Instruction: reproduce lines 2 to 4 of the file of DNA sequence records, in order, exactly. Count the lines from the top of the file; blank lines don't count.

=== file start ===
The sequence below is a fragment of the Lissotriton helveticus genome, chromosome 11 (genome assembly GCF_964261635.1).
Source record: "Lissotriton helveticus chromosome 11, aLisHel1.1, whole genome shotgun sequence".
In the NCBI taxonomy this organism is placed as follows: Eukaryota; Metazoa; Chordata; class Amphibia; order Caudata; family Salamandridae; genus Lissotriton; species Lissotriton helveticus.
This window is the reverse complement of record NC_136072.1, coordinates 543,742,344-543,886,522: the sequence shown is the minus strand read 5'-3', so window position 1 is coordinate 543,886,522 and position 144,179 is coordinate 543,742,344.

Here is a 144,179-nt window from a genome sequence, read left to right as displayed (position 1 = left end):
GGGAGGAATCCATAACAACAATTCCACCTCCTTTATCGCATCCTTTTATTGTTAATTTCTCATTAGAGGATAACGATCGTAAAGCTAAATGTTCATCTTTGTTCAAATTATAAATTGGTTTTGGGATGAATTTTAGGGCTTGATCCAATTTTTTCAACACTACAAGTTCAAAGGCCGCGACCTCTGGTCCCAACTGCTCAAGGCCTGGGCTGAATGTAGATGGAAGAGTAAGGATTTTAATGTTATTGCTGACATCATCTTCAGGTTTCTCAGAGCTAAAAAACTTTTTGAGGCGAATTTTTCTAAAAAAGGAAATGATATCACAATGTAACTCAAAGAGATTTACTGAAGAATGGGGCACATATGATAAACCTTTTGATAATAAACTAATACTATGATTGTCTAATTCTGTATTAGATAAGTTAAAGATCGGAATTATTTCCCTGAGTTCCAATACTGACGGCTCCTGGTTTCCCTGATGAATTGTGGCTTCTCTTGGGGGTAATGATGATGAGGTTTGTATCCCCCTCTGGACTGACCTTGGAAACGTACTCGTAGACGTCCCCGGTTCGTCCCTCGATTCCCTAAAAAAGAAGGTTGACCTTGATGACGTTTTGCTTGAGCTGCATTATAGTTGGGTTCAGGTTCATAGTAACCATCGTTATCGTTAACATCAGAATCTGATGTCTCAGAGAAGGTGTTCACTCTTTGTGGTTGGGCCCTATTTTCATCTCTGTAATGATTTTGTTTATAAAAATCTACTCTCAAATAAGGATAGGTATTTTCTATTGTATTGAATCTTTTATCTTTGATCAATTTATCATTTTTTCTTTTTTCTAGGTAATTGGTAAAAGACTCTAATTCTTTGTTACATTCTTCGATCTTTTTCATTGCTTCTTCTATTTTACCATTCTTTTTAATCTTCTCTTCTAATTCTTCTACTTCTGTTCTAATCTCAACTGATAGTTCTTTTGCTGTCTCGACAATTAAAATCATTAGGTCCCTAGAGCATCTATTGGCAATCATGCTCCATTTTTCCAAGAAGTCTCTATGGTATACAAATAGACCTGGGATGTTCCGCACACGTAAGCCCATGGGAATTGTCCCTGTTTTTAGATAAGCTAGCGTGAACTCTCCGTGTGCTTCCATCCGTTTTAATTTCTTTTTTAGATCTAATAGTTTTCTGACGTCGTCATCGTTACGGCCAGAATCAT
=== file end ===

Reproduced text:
Source record: "Lissotriton helveticus chromosome 11, aLisHel1.1, whole genome shotgun sequence".
In the NCBI taxonomy this organism is placed as follows: Eukaryota; Metazoa; Chordata; class Amphibia; order Caudata; family Salamandridae; genus Lissotriton; species Lissotriton helveticus.
This window is the reverse complement of record NC_136072.1, coordinates 543,742,344-543,886,522: the sequence shown is the minus strand read 5'-3', so window position 1 is coordinate 543,886,522 and position 144,179 is coordinate 543,742,344.